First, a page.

25 October 2022

25 October 2022 – Tonight’s budget is a down payment in children and young people’s future here at home, in our region and around the world. 

UNICEF Australia CEO Tony Stuart said investments in children and young people is the key to economic stability in the decades to come and tonight’s Budget was one for our youngest generations in safeguarding their economic future.  

“After two years of a global pandemic that disrupted education, widened inequality, and on the brink of a global economic downturn caused by war, conflict and rising inflation, it was vital that the Federal Budget boosted the resilience, investment and development of children and young people,” Mr Stuart said. 

“Investments being made tonight in early childhood education, paid parental leave, mental health, climate change and overseas aid will support Australia through this global economic uncertainty and leave it better prepared for the future.

“We have moved beyond the health crisis but the economic pressure on families in Australia and throughout our region is more real than ever, compounded by global events and immediate devastating climate change. These are issues with a long tail. Our future economic prosperity will be defined by whether our youngest generations are equipped to combat the challenges.

“UNICEF Australia has been calling for increased paid parental leave, reduced cost of early childhood education, and a meaningful youth engagement strategy. The inclusion of these tonight provides significant support for new parents, children, and young people,” said Mr Stuart. 

In wins for children, young people and Australian families, the government has committed: 

  • More affordable childcare for eligible families – expanding access for children to quality, meaningful early learning and care;
  • A boost to paid parental leave – taking up UNICEF Australia’s call to increase the number of weeks available and the use or lose it provision;
  • A new Office for Youth and a Youth Engagement Strategy informed by a youth steering committee – building the tools to include young people in the policies that impact them most;
  • Investing the in the mental health of children, youth, and their communities with a $203.7 million student wellbeing fund, $23.5 million for mental health services like Headspace and a $13 million mental health package focused on communities recovering from natural disasters;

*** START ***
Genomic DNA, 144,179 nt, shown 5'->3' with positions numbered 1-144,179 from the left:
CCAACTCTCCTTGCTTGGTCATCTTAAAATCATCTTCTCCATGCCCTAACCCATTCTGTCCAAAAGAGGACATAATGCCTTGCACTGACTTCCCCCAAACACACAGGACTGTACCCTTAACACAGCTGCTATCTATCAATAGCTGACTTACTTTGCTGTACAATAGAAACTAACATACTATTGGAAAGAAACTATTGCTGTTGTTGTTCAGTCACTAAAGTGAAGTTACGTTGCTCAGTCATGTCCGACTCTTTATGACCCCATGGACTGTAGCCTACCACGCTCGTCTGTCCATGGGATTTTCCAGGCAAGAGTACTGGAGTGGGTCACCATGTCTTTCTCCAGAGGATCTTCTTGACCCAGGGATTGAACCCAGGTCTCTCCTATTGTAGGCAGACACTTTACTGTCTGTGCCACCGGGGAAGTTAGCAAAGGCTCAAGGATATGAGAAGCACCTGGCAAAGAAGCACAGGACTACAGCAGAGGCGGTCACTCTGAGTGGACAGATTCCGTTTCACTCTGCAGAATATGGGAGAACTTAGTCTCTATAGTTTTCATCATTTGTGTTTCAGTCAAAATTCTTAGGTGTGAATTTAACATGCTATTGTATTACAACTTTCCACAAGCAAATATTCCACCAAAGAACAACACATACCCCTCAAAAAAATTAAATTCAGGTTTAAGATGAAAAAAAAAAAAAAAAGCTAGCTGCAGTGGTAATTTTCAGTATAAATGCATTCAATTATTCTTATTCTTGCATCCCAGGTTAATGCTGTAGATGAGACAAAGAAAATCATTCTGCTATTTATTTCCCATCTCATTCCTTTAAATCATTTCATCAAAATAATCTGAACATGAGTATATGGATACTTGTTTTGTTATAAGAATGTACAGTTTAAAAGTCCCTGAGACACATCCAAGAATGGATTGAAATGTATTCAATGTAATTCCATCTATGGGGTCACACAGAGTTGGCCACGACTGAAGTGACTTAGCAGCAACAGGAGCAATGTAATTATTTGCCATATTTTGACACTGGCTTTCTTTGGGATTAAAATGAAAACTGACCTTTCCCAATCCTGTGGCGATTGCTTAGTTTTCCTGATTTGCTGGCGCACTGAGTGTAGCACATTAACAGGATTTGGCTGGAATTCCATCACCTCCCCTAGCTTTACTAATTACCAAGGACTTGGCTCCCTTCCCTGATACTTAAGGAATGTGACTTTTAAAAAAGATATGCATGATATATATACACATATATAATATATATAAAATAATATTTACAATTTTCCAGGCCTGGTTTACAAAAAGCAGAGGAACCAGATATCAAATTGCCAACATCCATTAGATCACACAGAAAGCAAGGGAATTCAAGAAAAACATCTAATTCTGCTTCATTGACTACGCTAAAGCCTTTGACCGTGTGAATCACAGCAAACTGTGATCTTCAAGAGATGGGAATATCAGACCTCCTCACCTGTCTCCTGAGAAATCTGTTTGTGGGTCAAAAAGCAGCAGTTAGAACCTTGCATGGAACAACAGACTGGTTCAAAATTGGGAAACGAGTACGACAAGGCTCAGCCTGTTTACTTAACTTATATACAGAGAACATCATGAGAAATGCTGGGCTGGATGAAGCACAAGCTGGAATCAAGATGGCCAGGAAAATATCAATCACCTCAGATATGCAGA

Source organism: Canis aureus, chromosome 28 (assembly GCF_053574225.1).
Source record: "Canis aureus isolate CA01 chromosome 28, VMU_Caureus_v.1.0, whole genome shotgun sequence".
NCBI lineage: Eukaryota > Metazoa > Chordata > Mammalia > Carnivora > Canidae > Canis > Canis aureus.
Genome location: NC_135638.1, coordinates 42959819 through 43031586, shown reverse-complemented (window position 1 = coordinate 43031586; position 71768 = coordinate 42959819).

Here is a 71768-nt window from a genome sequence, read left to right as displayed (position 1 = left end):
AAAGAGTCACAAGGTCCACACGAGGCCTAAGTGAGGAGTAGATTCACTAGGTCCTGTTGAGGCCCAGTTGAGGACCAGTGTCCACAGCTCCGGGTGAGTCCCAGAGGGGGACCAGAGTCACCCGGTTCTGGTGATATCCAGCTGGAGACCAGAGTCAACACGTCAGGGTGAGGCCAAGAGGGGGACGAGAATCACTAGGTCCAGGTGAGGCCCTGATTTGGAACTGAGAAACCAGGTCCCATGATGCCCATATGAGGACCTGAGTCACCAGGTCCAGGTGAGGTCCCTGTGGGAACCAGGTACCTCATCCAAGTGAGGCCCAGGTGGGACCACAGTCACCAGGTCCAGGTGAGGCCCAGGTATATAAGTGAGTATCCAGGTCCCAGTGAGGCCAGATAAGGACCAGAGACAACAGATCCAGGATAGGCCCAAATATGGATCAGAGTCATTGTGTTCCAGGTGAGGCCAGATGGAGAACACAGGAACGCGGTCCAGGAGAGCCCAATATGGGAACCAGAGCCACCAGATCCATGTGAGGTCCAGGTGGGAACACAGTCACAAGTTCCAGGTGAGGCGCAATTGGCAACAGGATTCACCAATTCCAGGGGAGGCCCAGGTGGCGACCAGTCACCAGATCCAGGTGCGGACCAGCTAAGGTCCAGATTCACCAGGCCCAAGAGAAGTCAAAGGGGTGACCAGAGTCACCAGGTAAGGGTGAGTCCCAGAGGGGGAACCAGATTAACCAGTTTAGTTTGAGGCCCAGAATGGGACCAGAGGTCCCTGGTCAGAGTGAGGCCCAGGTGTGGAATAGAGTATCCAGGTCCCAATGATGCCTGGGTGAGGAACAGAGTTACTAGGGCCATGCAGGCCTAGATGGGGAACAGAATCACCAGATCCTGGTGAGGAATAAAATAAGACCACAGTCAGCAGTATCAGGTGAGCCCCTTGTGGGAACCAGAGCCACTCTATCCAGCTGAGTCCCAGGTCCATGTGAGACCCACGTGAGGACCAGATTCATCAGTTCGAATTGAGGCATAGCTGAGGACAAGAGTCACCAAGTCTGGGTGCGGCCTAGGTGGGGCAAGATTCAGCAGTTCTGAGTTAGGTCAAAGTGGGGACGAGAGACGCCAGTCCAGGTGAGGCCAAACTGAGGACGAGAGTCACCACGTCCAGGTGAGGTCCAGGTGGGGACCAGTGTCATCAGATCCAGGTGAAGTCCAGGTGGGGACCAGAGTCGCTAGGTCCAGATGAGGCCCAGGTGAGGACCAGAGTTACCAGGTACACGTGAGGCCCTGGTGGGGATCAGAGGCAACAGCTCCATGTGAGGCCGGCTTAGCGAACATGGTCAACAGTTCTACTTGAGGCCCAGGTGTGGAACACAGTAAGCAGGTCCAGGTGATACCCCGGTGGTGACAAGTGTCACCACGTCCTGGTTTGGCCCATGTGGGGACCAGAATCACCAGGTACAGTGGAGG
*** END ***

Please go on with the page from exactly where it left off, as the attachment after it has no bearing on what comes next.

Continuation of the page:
• A $630.4 million disaster ready fund and resilience – where we hope children focused resilience is core to the rebuilding and preparation of communities;
  • Supporting children to be e-smart with a $6 million investment;
  • Over $270 million for a Schools Upgrade Fund for capital works, with $215 million for public schools 
  • The continuation of the Family Friendly Workplace funding now supported within the Office of Women;
  • Boost to youth employment, with 480,000 fee-free TAFE positions for industries impacted by skills shortages.

“It's important to measure children’s wellbeing in order to make effective targeted investments for children, building on the approach commenced in tonight’s budget,” said Mr Stuart.

The Budget also builds on the resilience of children and young people in our region. The additional $1.4 billion committed to in additional Official Development Assistance will have a tangible difference in the lives and wellbeing of children in the Pacific and in Southeast Asia.

“The past few years have been incredibly tough on children all around the world and no less our nearest neighbours, who face the daily impacts of climate change and malnutrition, with children the most vulnerable,” Mr Stuart said.

“UNICEF Australia will continue to work with the government to demonstrate real, meaningful change for the wellbeing of children in our region. We will work with the government to deliver programs with outcome and purpose and build the case for greater investment in our region in coming months and years.

“We welcome the investment in Australian non-government organisations to promote inclusive development and the investment in a first nations foreign policy – two tasks that UNICEF Australia stands ready to assist the government deliver.”

The investment to restore Australia’s role on the world stage through $45.8 million for an international climate step up, including seeking to host a COP climate conference in Australia, is important and we hope young people’s voices will be meaningfully heard.

Finally, we look forward to working with the Productivity Commission and the Department of Social Services in their work to better incentivise charitable giving to Australian NGOs and to develop a blueprint for the charity sector.

This is a Budget that delivers on the Government’s commitments to young people, invests in their future and makes meaningful change in our region.

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Notes to editors 

Elliot Stein, UNICEF Australia’s Head of Government and External Engagement is in Canberra and available for interview.

For more information, please contact:

Belinda Skridlova, UNICEF Australia, +61 402 012 531, bskridlova@unicef.org.au